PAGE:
The Deep State and the Myth of Democracy

A lot of people are talking about the deep state these days, either to deny that it exists or to claim that it is attempting to overthrow the elected government of the US. I have been criticized for talking about such a crazy conspiracy theory. So be it. I do believe in the existence of the deep state, although I don't think it is run by reptilian Illuminati or grey aliens, or whatever. I think it consists of people who cooperate in covert ways to control the government.

One reason why I believe in the deep state is that I don't believe in the myth of democracy. Before we can have an intelligent discussion of the way social power actually works, the myth of democracy must be debunked. The myth of democracy is that the government acts on behalf of the people because it is elected.

First, let's review how democracy works. The people elect the top level of government, by choosing one politician versus another. The elected government has two main functions: to make laws and policies and to enforce laws and policies. The elected government delegates its power to a bureaucracy of unelected officials in various agencies. The unelected government includes police, military, regulatory agencies, the judicial system, and various other institutions. Those agencies directly execute state power. They govern the members of society and they project power onto the external world.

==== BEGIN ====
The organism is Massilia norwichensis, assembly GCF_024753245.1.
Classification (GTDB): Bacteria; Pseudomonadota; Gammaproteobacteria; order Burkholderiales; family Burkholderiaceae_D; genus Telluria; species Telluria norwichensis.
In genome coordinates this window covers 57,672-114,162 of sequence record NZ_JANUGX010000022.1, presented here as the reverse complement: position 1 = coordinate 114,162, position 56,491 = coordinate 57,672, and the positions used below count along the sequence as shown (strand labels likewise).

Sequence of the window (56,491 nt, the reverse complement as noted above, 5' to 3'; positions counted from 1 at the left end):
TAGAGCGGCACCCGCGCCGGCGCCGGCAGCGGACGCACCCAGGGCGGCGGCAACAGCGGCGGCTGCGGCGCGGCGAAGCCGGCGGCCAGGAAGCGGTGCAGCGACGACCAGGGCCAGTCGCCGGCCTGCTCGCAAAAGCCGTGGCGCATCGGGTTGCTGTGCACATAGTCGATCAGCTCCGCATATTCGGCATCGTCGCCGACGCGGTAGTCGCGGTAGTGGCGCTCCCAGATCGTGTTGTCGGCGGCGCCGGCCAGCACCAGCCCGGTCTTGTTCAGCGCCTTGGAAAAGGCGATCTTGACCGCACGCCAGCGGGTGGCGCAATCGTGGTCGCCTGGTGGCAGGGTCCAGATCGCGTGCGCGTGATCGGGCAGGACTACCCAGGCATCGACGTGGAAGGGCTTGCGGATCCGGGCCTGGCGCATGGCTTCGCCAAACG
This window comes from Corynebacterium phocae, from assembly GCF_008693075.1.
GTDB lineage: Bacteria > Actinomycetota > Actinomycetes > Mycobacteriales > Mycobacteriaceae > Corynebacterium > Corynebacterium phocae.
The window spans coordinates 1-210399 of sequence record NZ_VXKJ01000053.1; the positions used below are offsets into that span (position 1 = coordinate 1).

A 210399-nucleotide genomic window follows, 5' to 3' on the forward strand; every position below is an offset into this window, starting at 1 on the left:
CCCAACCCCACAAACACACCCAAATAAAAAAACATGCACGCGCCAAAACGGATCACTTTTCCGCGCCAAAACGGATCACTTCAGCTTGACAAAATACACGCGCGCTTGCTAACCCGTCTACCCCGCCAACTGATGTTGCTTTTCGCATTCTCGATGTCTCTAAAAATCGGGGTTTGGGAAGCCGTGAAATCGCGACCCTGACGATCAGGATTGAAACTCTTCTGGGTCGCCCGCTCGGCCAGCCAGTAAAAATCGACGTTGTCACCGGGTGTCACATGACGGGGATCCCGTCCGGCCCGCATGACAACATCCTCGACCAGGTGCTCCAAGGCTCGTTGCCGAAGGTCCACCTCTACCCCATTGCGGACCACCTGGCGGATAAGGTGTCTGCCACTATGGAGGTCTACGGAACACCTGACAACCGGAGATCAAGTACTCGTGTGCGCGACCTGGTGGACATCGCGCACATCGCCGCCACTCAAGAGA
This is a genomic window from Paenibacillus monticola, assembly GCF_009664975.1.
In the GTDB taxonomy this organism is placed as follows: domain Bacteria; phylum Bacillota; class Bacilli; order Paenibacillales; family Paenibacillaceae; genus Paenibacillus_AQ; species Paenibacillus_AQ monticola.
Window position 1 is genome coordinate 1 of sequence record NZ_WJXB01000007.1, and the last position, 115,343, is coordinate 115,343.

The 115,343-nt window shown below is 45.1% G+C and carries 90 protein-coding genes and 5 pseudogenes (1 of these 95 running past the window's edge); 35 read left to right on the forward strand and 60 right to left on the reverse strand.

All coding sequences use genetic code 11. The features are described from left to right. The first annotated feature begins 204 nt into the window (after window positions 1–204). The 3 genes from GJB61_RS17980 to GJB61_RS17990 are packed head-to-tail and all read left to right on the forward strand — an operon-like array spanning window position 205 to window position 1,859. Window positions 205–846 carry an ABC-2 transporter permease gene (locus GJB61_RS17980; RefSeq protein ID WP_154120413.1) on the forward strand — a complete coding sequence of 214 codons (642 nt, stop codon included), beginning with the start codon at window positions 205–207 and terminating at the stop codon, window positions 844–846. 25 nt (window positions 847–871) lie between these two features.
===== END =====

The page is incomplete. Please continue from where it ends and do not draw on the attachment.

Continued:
All power ultimately comes from the people, including state power. There is no independent source of power. Given that, why do we need government? To do things on a large scale. The function of government is to coordinate the actions of individuals. Ideally, the government uses the power of the people to act on their behalf.

According to the myth of democracy, the people control the elected government and the elected government controls the unelected government agencies. The government is an instrument of the people. The people impose their will on the elected government via the democratic process, and the elected government imposes its will on the unelected government via a hierarchy of authority. Thus, the government acts on behalf of the people. In an undemocratic society, the government oppresses the people, but in a democratic society, the government is controlled by the people through the electoral process.